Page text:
Common name: Baker, Marbled Bromeliad, Marbleplant
Synonymous: Aregelia marmorata
Distribution and habitat: Neoregelia marmorata is an evergreen perennial endemic to Brazil. They can be found from sea level to 1500m (5000 feet), usually growing on trees and shrubs where they receive some shade.
Neoregelia marmorata have a set of leaves that form a water holding cup in the center of the plant. The cup collects water and decaying debris that satisfy the plant’s nutritional needs when the leaves absorb dissolved nutrients.
Description: Neoregelia marmorata are bromeliads with brilliantly coloured foliage which is arranged in a flattish rosette shape. It has leaves up to 38cm (15 inch) long and about 6cm (2 inch) wide, which are light green heavily marbled on both sides with reddish brown. Flowers are pale lavender-blue, small and contained in the cup. Only a few are open at any given time, but there are many of them, and they open over an extensive period of time.
Neoregelia marmorata are not usually grown for their flowers, but for their leaves. High light levels increases the colouring till the maroon turns wine red and almost glows.
It has no clearly-defined rest period; they normally grow slowly and more or less continuously throughout the year.
Houseplant care: Neoregelia marmorata is not difficult to grow, but it is somewhat more dependent on strong light to develop deep, vivid colors in its leaves. This bromeliad can even withstand some gentle direct sunlight, such as eastern morning exposure.
Light: For compact, briliatly coloured foliage are dependable flowering these plants need bright light with some direct sunlight.
Temperature: Neoregelia marmorata will thrive in normal room temperatures. They cannot tolerate temperatures below about 10°C (50°F). Provide a humid atmosphere by standing pots on trays of moist pebbles and mist-spray plants daily when they are being grown in warm, dry conditions.
Water: Water the plants moderately, enough to make the potting mixture moist throughout, but allow about one-third of the mixture to dry out between waterings. The cup-like centres of rosettes should also be filled and kept topped up with water; keep this water fresh by carefully upturning the plant about once a month, draining out the old water and replacing it.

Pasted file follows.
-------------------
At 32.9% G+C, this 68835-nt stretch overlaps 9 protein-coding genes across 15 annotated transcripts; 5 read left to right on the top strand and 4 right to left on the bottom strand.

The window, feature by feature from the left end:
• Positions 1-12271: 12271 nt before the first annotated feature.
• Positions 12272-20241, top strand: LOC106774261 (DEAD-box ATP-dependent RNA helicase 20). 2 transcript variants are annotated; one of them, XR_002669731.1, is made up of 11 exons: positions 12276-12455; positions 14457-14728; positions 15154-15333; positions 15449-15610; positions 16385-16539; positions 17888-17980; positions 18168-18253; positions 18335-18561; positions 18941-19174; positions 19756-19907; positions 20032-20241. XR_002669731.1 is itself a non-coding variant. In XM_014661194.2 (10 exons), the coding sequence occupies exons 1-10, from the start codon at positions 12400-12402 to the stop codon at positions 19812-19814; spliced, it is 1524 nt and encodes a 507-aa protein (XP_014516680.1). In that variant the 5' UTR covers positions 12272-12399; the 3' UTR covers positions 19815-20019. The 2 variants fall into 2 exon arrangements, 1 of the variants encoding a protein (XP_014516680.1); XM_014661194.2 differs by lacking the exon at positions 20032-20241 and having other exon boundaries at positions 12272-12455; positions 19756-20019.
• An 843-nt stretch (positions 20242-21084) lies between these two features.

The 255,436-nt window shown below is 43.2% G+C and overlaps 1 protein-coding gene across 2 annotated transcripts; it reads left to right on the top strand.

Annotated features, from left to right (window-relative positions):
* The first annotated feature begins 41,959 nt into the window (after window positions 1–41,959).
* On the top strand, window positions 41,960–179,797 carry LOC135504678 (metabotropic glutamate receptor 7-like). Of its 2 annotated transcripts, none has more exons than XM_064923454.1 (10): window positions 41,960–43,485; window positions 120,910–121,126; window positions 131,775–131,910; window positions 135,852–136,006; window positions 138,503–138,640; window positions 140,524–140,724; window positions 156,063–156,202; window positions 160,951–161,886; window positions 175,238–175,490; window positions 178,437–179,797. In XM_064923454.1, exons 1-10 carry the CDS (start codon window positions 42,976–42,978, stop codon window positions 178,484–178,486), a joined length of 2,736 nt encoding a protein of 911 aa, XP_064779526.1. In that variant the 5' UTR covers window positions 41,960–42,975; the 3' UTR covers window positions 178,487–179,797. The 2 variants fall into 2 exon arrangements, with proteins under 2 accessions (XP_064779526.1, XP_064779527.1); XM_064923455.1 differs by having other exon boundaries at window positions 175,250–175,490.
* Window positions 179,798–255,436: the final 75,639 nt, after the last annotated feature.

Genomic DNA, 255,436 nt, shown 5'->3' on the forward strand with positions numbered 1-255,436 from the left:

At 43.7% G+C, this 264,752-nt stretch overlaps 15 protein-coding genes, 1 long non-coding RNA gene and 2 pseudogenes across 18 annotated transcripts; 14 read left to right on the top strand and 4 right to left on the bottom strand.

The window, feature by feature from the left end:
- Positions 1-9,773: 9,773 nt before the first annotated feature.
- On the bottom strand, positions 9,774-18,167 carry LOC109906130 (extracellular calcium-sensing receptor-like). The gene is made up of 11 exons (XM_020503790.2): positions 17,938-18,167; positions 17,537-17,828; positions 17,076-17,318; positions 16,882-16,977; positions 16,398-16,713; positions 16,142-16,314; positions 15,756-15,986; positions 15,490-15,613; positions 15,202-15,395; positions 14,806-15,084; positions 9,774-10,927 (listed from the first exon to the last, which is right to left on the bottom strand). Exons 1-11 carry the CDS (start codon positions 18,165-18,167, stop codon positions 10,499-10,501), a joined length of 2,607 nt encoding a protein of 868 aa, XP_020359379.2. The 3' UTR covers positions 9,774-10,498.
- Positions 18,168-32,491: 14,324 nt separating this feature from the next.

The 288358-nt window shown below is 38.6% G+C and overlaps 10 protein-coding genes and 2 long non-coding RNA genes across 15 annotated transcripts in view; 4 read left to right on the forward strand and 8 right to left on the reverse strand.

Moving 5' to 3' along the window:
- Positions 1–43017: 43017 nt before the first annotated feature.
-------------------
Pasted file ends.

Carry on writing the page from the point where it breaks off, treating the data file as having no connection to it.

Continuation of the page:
Avoid tap water in the central cup if possible and use rain water.
Fertilising: Give Neoregelia marmorata half strength liquid fertiliser every two weeks, applying it not only to the potting mixture but over the foliage and into the centre of the rosette.
Do not overfeed these bromeliads.
Potting and repotting: Use a soil based potting mixture consisting of equal parts of leaf mould, peat moss and sand. Small plants should be moved to pots one size larger in spring. Neoregelia marmorata, however, are unlikely to require pots bigger than 13cm (5 inch) size.
Propagation: Spring is the best time to propagate. Use young rosettes produced near the base of plants or on the ends of stolons. Basal rosettes may already have rooted down into the potting mixture; when carefully detaching them, keep as much root attached as possible. Place each basal rosette in an 8cm (3 inch) pot of a moistened equal-parts mixture of peat moss and sand, enclose it in a plastic bag and keep it in warm place where it will get medium light. After the rosette is well rooted (in about six to eight weeks), transfer it to an 8cm pot (3 inch) of recommended potting mixture for mature Neoregelia marmorata. Thereafter treat it as mature.
Problems: Properly spaced plants growing in a well ventilated area are seldom bothered by disease or insects.
If bromeliads are crowded and there is little air circulation scale infestation can develop. The two most common types of scale are the brown soft bodied scale and the black tea scale.
Treatment: A treatment or two of insecticidal soap will usually bring the brown scale under control.
If a bromeliad is infected with black tea scale, it can be destroyed and only an appropriate insecticide will eradicate these insects.
Occasionally these bromeliads will be attacked by a fungal disease.
Treatment: Recovery from fungal disease is rapid when treated early with a fungicide.
Usage: Neoregelia marmorata is ideal for landscaping or on a balcony. They require very little maintance and are well suited to shady tropical gardens where a splash of colour is required. Grow this epiphytic bromedliad as a houseplant or in a conservatory in special compost.
Foliage – coloured
Features – flowers
Shape – rosette
Height: 30cm (12 inch)
Width: 80cm (31 inch)
Watering in active growth period – moderately
Light – bright
Temperature in active growth period – min 10°C max 24°C (50-75°F)
Humidity – high
Hardiness zone: 9b-11